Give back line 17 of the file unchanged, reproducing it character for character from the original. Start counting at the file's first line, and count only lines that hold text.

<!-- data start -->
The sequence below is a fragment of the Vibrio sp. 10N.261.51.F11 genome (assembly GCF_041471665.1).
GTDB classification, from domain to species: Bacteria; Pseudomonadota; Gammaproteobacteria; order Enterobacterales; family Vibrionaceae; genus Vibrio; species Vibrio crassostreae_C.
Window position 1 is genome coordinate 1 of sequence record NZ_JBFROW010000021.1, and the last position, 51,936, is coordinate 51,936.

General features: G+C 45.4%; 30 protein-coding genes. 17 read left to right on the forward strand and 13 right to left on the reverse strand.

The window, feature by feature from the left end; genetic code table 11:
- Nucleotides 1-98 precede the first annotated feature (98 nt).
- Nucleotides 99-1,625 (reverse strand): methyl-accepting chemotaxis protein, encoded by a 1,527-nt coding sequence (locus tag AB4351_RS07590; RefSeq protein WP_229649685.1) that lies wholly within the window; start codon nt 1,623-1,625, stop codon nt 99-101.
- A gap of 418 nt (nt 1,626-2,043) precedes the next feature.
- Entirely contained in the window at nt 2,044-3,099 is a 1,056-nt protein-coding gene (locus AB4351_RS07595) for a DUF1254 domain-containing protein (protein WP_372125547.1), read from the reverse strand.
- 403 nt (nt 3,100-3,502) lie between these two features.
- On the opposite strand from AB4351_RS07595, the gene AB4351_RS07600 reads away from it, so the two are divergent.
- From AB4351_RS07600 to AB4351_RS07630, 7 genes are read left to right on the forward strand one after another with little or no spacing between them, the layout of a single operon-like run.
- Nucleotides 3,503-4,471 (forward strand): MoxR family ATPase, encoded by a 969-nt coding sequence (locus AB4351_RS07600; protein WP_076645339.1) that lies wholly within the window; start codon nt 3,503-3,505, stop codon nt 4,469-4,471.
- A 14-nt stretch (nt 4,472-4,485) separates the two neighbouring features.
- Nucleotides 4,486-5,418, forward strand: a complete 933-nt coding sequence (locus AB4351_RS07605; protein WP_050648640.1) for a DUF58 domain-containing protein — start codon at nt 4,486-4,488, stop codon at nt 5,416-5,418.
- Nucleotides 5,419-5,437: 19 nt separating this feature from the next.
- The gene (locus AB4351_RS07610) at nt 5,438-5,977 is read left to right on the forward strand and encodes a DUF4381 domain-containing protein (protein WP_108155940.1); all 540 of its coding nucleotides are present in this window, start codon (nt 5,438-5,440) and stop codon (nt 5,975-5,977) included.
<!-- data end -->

- The gene (locus AB4351_RS07610) at nt 5,438-5,977 is read left to right on the forward strand and encodes a DUF4381 domain-containing protein (protein WP_108155940.1); all 540 of its coding nucleotides are present in this window, start codon (nt 5,438-5,440) and stop codon (nt 5,975-5,977) included.